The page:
Pig in a poke

Let me out of here

Dear WD: Can you please tell me what the phrase “pig in a poke” is supposed to mean? My mother has used it my whole life and she doesn’t even know what it means. — Lisa Baler, via the Internet.

Well, your mother must have some idea what “pig in a poke” means, mustn’t she? I mean, she doesn’t use it as an all-purpose expression of amazement (“Pig in a poke! That’s a good cup of coffee!”) or, conversely, a scathing epithet (“That Muriel, she’s a real little pig in a poke.”). My guess is that she knows that “to buy a pig in a poke” means, as the Oxford English Dictionary puts it, “to buy anything without seeing it or knowing its value.” Your mother probably just doesn’t know what a “poke” is, or what a pig would be doing in one.

That’s not surprising, given how rarely one sees a “poke” these days. The “poke” in “pig in a poke” is an archaic word for “bag” or “sack.” When you went to market hundreds of years ago, you’d most likely come home with your purchases in such a “poke” — not one of those filmy and annoying things you get at supermarkets today, but a proper sack, made of burlap or canvas or the like. Since merchants at the farmers’ markets of 14th century Europe varied in their honesty, a smart shopper would be careful to check the poke he was handed to be sure that it really contained what he had paid for. Such caution was especially important in the case of “big ticket” purchases such as a live suckling pig, since unscrupulous merchants were not above substituting a stray cat of the appropriate weight for the pig in the poke handed to an unwary purchaser. The phrase “don’t buy a pig in a poke” — originally purely practical advice for 14th century shoppers — eventually came to be used as a warning applicable to any situation in which we are asked to accept an unfamiliar object or idea on faith.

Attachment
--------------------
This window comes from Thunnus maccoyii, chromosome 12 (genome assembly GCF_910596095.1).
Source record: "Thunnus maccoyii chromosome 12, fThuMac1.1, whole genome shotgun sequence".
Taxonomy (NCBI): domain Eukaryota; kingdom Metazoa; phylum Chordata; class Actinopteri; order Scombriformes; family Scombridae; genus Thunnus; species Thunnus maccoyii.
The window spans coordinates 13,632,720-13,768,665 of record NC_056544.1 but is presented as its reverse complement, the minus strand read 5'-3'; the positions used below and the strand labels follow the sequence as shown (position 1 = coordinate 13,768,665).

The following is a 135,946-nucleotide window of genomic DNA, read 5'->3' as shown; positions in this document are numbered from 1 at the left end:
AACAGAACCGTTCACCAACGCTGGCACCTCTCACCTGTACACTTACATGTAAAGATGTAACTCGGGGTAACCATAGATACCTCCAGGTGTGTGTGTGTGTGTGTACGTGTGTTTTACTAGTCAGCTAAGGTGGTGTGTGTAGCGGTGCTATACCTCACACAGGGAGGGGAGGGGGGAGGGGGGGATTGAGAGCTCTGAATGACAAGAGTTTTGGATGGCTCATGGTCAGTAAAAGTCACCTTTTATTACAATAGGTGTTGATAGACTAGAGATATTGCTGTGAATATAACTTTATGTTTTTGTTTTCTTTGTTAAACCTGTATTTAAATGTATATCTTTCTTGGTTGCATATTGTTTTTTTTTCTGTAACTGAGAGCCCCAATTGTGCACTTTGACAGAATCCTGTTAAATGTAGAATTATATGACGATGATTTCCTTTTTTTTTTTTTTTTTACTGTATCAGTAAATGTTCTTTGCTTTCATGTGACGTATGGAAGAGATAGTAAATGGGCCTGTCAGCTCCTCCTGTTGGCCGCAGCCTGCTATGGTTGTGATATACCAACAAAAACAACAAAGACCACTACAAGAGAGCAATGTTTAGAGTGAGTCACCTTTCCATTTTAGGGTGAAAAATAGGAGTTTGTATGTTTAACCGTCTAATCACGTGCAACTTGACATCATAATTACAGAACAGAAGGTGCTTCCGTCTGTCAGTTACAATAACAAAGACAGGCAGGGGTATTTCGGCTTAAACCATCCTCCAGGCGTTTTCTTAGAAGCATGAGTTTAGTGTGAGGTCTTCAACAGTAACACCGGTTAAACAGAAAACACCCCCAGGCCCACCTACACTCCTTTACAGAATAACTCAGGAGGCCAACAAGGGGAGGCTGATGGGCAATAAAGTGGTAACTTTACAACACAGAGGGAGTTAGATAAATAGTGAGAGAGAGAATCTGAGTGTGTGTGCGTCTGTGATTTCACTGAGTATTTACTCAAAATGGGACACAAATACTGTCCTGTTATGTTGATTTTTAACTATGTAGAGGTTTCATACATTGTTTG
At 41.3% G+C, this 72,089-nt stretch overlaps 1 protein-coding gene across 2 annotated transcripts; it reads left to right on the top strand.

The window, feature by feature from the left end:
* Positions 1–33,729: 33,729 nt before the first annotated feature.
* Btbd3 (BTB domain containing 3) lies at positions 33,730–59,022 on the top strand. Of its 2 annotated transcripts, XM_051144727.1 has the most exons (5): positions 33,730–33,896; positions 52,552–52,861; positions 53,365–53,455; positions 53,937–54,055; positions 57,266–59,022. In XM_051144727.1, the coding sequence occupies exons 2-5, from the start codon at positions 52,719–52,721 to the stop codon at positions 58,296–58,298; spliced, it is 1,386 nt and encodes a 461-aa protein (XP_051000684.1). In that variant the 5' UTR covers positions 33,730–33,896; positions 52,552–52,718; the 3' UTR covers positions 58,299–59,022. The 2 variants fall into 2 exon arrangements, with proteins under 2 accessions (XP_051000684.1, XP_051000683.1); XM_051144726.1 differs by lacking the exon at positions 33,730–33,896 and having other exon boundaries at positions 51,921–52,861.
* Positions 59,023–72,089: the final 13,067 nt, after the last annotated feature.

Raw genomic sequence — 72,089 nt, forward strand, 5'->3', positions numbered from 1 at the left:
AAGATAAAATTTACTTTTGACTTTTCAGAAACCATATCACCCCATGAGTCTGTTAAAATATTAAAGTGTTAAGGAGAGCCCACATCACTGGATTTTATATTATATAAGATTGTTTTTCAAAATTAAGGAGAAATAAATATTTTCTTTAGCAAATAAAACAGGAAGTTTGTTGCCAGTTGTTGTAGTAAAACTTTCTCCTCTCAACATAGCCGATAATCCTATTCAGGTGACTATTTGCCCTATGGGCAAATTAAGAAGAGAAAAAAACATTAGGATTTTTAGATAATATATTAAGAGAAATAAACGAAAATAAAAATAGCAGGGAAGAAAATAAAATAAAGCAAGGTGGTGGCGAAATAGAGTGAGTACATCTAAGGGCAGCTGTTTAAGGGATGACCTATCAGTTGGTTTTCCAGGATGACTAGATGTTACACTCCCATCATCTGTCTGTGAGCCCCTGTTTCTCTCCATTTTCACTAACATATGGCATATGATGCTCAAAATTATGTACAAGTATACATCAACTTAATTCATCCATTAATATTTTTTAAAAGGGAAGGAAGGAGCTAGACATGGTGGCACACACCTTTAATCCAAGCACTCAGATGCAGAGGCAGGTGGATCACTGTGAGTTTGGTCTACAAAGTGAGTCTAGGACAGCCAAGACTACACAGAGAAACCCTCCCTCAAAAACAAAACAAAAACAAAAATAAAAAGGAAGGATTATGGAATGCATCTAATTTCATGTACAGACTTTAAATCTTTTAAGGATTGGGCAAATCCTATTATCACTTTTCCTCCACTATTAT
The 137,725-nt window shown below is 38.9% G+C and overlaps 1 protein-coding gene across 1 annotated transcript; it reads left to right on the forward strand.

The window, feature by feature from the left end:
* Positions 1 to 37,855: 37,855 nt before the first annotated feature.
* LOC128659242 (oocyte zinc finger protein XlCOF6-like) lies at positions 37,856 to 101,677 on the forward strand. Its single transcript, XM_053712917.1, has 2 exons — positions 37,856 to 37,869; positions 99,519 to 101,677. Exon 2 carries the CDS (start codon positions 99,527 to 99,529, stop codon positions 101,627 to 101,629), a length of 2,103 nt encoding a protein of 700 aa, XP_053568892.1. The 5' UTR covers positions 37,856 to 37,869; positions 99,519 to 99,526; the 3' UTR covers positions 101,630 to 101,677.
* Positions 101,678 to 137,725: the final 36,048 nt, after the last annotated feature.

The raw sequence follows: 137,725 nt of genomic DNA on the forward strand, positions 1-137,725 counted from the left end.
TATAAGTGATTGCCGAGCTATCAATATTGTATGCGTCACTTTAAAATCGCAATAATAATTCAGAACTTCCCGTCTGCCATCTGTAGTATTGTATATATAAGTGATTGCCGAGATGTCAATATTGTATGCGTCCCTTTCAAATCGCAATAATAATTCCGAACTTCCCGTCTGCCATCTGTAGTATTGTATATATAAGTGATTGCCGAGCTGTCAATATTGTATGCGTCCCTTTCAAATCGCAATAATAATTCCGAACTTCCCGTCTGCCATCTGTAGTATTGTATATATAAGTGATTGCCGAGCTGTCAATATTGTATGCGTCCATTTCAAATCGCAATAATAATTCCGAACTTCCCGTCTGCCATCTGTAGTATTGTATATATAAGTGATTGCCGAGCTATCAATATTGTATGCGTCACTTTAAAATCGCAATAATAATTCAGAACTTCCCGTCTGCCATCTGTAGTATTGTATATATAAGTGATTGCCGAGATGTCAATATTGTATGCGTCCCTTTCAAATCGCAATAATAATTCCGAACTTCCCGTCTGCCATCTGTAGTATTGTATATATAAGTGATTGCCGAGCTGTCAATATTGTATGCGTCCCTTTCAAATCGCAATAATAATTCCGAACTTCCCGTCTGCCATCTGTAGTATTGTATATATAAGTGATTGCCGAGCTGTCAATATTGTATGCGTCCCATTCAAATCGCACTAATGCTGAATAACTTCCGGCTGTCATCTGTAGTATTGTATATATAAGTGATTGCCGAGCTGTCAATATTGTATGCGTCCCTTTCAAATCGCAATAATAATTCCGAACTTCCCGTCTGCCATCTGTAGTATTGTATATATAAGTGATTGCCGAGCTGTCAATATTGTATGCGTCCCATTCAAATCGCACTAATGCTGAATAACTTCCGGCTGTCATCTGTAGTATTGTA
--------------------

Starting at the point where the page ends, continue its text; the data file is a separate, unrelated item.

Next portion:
By the way, can you guess what other common phrase came from the moment when the dishonest merchant’s ruse was revealed and the unlucky buyer learned the true nature of his purchase? That’s right — “letting the cat out of the bag.”

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